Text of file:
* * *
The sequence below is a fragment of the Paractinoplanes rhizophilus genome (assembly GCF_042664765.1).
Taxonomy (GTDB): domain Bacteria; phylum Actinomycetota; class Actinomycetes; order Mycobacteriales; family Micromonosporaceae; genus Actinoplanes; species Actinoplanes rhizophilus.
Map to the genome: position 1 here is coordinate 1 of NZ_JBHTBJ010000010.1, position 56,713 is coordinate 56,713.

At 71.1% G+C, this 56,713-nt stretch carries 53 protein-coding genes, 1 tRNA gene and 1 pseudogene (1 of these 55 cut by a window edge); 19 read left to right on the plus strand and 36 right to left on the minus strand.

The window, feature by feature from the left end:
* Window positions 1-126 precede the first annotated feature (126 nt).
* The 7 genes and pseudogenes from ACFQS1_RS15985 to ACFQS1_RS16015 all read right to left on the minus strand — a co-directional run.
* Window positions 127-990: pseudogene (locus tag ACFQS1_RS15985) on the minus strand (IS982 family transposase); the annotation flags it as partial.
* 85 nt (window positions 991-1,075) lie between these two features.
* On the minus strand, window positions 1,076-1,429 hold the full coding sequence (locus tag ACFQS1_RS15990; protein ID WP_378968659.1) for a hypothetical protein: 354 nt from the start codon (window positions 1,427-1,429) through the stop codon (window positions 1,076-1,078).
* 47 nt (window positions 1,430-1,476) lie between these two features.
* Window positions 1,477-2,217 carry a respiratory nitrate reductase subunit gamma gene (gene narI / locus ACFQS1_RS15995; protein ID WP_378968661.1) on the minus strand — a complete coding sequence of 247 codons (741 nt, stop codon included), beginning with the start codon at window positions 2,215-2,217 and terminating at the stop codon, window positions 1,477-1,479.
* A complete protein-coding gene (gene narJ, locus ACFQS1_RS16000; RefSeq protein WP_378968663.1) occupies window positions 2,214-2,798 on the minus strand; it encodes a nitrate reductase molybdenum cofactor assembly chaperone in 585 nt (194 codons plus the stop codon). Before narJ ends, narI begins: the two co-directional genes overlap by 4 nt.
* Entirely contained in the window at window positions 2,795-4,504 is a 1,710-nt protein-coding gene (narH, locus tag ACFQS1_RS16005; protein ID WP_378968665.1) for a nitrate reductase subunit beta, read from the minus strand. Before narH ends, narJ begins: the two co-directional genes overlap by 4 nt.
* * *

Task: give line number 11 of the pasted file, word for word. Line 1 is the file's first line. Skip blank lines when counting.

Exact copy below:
* 47 nt (window positions 1,430-1,476) lie between these two features.